Like most cautionary tales about crime, Babumoshai Bandookbaz too struggles to create empathy for its amoral lot. Babu is the only character with a modicum of psychological shading, but he loses his way at the exact moment and spot when Phulwa’s sari slips to reveal her cleavage. Like Babu, the movie too struggles to move beyond that life-transforming moment.

Support our journalism by subscribing to Scroll+ here. We welcome your comments at
Sponsored Content BY 

Can a colour encourage creativity and innovation?

The story behind the universally favoured colour - blue.

It was sought after by many artists. It was searched for in the skies and deep oceans. It was the colour blue. Found rarely as a pigment in nature, it was once more precious than gold. It was only after the discovery of a semi-precious rock, lapis lazuli, that Egyptians could extract this rare pigment.

For centuries, lapis lazuli was the only source of Ultramarine, a colour whose name translated to ‘beyond the sea’. The challenges associated with importing the stone made it exclusive to the Egyptian kingdom. The colour became commonly available only after the invention of a synthetic alternative known as ‘French Ultramarine’.

It’s no surprise that this rare colour that inspired artists in the 1900s, is still regarded as the as the colour of innovation in the 21st century. The story of discovery and creation of blue symbolizes attaining the unattainable.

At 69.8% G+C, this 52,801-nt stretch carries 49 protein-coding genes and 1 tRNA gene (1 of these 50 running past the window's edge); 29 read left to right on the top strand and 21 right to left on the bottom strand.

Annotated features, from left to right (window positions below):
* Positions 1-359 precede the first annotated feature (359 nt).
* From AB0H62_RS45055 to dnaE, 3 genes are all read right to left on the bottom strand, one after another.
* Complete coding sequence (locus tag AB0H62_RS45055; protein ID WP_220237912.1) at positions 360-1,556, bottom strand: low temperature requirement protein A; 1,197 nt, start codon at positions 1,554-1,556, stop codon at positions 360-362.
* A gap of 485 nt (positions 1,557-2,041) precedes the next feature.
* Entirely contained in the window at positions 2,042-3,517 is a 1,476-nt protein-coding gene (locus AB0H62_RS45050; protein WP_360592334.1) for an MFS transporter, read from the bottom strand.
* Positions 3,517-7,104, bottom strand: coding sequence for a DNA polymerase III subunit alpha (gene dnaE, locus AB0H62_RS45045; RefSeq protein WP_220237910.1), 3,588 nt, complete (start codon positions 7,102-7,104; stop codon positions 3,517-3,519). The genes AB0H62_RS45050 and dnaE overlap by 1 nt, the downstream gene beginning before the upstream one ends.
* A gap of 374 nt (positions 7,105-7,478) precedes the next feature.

It took scientists decades of trying to create the elusive ‘Blue Rose’. And the fascination with blue didn’t end there. When Sir John Herschel, the famous scientist and astronomer, tried to create copies of his notes; he discovered ‘Cyanotype’ or ‘Blueprints’, an invention that revolutionized architecture. The story of how a rugged, indigo fabric called ‘Denim’ became the choice for workmen in newly formed America and then a fashion sensation, is known to all. In each of these instances of breakthrough and innovation, the colour blue has had a significant influence.

In 2009, the University of British Columbia, conducted tests with 600 participants to see how cognitive performance varies when people see red or blue. While the red groups did better on recall and attention to detail, blue groups did better on tests requiring invention and imagination. The study proved that the colour blue boosts our ability to think creatively; reaffirming the notion that blue is the colour of innovation.

When we talk about innovation and exclusivity, the brand that takes us by surprise is NEXA. Since its inception, the brand has left no stone unturned to create exclusive experiences for its audience. In the search for a colour that represents its spirit of innovation and communicates its determination to constantly evolve, NEXA created its own signature blue: NEXA Blue. The creation of a signature color was an endeavor to bring something exclusive and innovative to NEXA customers. This is the story of the creation, inspiration and passion behind NEXA:


To know more about NEXA, see here.

This article was produced by the Scroll marketing team on behalf of NEXA and not by the Scroll editorial team.